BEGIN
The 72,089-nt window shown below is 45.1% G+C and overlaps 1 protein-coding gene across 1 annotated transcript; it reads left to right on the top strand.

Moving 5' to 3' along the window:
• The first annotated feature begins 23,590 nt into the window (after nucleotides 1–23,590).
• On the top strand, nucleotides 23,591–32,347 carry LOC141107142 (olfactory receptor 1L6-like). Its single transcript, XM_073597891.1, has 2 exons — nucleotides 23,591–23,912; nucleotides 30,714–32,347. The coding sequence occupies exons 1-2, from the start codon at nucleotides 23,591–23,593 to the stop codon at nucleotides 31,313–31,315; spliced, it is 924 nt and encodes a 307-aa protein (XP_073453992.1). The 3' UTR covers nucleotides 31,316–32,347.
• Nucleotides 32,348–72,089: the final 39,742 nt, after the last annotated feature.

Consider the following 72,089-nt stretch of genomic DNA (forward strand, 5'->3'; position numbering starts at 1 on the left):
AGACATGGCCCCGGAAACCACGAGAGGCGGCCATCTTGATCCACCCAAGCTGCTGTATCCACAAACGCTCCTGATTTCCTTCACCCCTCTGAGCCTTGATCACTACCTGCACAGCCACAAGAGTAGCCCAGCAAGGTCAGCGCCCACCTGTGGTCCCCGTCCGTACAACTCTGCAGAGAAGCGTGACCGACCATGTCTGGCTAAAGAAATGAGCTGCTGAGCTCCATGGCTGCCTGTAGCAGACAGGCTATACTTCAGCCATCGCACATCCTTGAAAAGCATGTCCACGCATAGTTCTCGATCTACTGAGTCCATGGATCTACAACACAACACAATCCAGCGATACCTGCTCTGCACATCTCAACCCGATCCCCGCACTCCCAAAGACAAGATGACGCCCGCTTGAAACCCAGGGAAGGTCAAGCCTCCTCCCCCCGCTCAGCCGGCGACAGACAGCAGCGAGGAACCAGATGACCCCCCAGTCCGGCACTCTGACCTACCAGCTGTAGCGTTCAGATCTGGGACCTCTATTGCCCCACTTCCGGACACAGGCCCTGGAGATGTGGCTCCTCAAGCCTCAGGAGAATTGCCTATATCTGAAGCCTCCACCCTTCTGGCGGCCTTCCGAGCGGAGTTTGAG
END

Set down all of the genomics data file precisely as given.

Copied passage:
The 72,089-nt window shown below is 45.1% G+C and overlaps 1 protein-coding gene across 1 annotated transcript; it reads left to right on the top strand.

Moving 5' to 3' along the window:
• The first annotated feature begins 23,590 nt into the window (after nucleotides 1–23,590).
• On the top strand, nucleotides 23,591–32,347 carry LOC141107142 (olfactory receptor 1L6-like). Its single transcript, XM_073597891.1, has 2 exons — nucleotides 23,591–23,912; nucleotides 30,714–32,347. The coding sequence occupies exons 1-2, from the start codon at nucleotides 23,591–23,593 to the stop codon at nucleotides 31,313–31,315; spliced, it is 924 nt and encodes a 307-aa protein (XP_073453992.1). The 3' UTR covers nucleotides 31,316–32,347.
• Nucleotides 32,348–72,089: the final 39,742 nt, after the last annotated feature.

Consider the following 72,089-nt stretch of genomic DNA (forward strand, 5'->3'; position numbering starts at 1 on the left):
AGACATGGCCCCGGAAACCACGAGAGGCGGCCATCTTGATCCACCCAAGCTGCTGTATCCACAAACGCTCCTGATTTCCTTCACCCCTCTGAGCCTTGATCACTACCTGCACAGCCACAAGAGTAGCCCAGCAAGGTCAGCGCCCACCTGTGGTCCCCGTCCGTACAACTCTGCAGAGAAGCGTGACCGACCATGTCTGGCTAAAGAAATGAGCTGCTGAGCTCCATGGCTGCCTGTAGCAGACAGGCTATACTTCAGCCATCGCACATCCTTGAAAAGCATGTCCACGCATAGTTCTCGATCTACTGAGTCCATGGATCTACAACACAACACAATCCAGCGATACCTGCTCTGCACATCTCAACCCGATCCCCGCACTCCCAAAGACAAGATGACGCCCGCTTGAAACCCAGGGAAGGTCAAGCCTCCTCCCCCCGCTCAGCCGGCGACAGACAGCAGCGAGGAACCAGATGACCCCCCAGTCCGGCACTCTGACCTACCAGCTGTAGCGTTCAGATCTGGGACCTCTATTGCCCCACTTCCGGACACAGGCCCTGGAGATGTGGCTCCTCAAGCCTCAGGAGAATTGCCTATATCTGAAGCCTCCACCCTTCTGGCGGCCTTCCGAGCGGAGTTTGAG